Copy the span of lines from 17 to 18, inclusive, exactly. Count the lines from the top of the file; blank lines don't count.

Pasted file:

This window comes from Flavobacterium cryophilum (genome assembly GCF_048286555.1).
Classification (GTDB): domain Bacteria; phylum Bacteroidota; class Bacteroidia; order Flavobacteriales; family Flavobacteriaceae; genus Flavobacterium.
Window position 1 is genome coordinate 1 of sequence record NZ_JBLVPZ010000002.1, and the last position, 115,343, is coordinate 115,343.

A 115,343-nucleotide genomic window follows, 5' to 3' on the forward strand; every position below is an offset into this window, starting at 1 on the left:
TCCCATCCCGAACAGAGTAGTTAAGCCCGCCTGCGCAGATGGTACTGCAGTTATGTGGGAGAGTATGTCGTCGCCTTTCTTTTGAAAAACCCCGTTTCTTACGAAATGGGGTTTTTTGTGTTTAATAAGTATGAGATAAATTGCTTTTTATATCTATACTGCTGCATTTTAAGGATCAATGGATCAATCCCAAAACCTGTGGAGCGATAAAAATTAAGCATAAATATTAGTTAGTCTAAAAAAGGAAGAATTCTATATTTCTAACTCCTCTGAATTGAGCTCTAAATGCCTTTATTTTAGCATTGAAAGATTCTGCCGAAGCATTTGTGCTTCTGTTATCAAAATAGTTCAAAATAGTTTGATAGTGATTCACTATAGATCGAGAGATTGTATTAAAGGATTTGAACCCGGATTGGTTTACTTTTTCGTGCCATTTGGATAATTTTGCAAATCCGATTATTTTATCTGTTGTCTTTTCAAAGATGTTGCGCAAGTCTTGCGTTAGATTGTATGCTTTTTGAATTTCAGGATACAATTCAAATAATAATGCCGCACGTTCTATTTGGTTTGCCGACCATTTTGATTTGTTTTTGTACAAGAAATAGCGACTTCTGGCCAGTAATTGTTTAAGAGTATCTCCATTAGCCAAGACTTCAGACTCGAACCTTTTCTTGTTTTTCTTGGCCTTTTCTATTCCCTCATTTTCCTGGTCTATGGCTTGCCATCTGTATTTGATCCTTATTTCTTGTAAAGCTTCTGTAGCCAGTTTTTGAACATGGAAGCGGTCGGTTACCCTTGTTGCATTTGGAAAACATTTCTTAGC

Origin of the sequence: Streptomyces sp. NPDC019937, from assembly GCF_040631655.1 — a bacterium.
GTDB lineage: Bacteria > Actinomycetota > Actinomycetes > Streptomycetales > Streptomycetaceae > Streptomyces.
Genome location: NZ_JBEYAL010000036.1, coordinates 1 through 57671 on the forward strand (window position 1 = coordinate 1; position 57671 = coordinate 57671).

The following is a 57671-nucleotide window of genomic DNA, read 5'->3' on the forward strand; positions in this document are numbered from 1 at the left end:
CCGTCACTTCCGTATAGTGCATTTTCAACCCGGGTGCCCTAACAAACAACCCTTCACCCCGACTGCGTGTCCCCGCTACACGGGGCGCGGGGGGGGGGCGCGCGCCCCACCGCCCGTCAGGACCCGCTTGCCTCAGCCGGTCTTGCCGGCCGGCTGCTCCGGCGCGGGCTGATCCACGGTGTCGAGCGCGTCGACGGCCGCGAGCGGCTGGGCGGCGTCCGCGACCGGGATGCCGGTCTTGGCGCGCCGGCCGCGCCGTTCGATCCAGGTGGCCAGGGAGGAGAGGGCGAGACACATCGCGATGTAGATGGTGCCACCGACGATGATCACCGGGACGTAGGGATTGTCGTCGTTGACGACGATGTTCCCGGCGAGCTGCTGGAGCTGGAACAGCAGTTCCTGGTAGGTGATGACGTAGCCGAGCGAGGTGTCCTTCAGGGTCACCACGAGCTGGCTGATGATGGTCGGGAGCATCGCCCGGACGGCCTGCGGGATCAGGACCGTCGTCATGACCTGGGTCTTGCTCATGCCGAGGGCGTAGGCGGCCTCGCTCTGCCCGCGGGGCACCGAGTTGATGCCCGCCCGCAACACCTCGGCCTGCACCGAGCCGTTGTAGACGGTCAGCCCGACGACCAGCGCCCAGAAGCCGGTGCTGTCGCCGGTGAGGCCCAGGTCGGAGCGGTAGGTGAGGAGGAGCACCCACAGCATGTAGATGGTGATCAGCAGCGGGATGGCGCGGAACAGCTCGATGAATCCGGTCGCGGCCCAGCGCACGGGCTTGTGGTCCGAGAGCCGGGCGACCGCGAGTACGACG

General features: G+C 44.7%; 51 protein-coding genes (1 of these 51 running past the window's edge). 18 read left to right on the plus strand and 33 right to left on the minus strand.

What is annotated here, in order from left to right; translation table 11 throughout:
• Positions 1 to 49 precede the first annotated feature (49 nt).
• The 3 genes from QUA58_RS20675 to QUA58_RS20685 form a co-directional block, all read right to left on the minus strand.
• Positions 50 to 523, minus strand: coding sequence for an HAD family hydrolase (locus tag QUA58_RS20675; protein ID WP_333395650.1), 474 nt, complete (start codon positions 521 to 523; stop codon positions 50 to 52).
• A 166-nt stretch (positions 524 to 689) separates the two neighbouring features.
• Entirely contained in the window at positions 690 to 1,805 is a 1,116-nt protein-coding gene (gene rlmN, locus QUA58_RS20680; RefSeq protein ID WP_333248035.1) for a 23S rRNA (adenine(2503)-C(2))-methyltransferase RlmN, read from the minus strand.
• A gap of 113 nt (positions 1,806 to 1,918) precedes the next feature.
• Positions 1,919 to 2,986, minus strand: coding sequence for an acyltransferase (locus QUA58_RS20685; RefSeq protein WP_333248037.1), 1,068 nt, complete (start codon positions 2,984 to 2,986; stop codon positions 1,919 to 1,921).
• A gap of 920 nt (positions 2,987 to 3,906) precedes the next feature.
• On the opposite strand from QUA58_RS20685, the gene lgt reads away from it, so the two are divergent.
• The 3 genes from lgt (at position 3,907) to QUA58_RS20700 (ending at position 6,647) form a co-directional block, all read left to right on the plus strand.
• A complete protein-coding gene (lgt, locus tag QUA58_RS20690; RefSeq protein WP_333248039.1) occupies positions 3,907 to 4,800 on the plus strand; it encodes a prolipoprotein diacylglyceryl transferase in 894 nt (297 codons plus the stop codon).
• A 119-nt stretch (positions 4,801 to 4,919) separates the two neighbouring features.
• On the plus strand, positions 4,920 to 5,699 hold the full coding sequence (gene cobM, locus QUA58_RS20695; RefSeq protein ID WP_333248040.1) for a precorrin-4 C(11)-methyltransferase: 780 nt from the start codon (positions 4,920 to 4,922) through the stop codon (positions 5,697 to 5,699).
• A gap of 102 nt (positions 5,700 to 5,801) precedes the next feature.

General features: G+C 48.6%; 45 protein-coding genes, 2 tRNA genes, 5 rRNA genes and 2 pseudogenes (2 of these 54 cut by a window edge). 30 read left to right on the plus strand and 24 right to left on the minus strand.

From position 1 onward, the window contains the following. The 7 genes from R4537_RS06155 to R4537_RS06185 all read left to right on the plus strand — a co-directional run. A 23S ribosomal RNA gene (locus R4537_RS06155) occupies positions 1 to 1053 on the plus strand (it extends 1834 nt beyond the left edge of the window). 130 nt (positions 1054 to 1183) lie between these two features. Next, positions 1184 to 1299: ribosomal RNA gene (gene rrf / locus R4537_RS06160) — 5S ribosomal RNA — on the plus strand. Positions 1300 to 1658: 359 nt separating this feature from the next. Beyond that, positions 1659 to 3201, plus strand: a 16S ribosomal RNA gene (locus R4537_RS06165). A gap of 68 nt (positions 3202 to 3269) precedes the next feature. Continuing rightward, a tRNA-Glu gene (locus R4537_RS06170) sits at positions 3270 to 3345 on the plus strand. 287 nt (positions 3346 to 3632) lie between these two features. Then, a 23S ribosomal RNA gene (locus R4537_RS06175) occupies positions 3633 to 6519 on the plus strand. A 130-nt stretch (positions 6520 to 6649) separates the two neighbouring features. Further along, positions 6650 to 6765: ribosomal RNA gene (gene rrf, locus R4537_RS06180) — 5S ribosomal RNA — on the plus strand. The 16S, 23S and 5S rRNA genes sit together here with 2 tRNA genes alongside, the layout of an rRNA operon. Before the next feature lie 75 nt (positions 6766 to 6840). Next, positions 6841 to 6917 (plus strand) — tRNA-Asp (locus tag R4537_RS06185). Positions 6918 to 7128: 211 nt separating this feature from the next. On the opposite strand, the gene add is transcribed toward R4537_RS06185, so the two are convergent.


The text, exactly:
• Entirely contained in the window at positions 690 to 1,805 is a 1,116-nt protein-coding gene (gene rlmN, locus QUA58_RS20680; RefSeq protein ID WP_333248035.1) for a 23S rRNA (adenine(2503)-C(2))-methyltransferase RlmN, read from the minus strand.
• A gap of 113 nt (positions 1,806 to 1,918) precedes the next feature.